Ill. Patients to Receive Narcan with Opioid Prescriptions
Dec. 15—Patients who receive prescriptions for opioid painkillers at some Chicago-area hospitals might soon walk away with an additional prescription—for a drug meant to help them if they overdose.
In January, west suburban hospital system Edward-Elmhurst Health plans to start recommending its doctors prescribe naloxone with certain dosages of opioids. Naloxone, which is often sold under the brand name Narcan, can reverse the effects of an opioid overdose. When doctors prescribe certain doses of opioids, Edward-Elmhurst's electronic system will prompt them to also check a box to prescribe naloxone.
Edward-Elmhurst might not be alone for long. Amita Health's primary care doctors group of more than 130 physicians is considering co-prescribing naloxone and opioids and is expected to make a decision in the coming weeks, said Dr. Gregory Teas, chief of psychiatry for the Amita Health Behavioral Medicine Institute.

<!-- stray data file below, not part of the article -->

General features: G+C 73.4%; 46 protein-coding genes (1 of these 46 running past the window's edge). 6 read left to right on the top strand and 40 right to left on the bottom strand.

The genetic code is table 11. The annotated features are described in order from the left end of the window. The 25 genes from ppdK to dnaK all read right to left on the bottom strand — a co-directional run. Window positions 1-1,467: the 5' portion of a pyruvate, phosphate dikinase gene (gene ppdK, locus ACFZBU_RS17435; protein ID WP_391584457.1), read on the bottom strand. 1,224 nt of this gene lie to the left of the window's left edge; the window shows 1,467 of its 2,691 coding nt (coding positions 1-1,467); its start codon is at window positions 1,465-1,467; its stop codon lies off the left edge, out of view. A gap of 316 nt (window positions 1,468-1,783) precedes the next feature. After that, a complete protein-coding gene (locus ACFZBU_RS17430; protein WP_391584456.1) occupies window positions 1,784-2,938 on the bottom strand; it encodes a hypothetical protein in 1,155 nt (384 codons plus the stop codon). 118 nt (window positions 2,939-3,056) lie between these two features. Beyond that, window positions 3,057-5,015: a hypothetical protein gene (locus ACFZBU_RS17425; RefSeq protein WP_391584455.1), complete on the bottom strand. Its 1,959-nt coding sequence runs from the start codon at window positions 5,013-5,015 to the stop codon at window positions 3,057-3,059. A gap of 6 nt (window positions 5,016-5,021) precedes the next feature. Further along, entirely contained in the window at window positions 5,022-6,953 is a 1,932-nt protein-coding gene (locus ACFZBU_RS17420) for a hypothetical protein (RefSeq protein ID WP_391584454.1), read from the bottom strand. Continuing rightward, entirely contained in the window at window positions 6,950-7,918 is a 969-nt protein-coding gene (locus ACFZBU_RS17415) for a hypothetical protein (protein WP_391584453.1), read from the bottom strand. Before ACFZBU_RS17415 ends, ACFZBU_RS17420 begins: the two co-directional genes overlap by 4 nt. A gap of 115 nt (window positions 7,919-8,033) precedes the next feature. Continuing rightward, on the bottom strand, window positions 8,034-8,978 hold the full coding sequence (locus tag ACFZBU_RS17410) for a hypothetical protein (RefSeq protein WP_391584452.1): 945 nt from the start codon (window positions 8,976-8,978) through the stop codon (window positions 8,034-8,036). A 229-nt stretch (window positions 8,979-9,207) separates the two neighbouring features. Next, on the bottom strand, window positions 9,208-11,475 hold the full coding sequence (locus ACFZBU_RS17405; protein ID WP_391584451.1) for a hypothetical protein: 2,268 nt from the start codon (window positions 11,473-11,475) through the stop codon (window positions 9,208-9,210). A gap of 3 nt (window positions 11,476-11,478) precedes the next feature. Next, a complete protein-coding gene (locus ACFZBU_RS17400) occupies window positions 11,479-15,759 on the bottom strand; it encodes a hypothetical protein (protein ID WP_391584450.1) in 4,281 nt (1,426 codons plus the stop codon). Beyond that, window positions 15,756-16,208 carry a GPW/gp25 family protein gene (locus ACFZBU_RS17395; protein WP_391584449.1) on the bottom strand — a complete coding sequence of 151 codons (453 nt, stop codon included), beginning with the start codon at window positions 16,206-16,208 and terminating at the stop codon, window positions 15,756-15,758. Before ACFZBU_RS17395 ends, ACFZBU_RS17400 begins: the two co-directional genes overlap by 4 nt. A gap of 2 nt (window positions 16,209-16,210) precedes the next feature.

The changes come amid an epidemic of opioid abuse in Illinois and across the country. Hospitals and doctors have been trying a number of tactics and treatments to prevent deadly overdoses, including co-prescribing opioids and naloxone. Though questions remain about how many patients will fill those naloxone prescriptions, given their price, and whether they'll actually use the overdose antidote, many Illinois physicians are eager to give anything that might save more lives a try.
In Illinois, 1,946 people died after overdosing on opioids in 2016, an increase of nearly 82 percent from 2013, according to the Illinois Department of Public Health. Nationwide, opioids were involved in the deaths of a record-breaking 33,000 people in 2015, according to the Centers for Disease Control and Prevention.
More than half of the deaths in Illinois involved heroin. Many others involved the types of painkillers often prescribed by doctors, such as morphine, hydrocodone and oxycodone.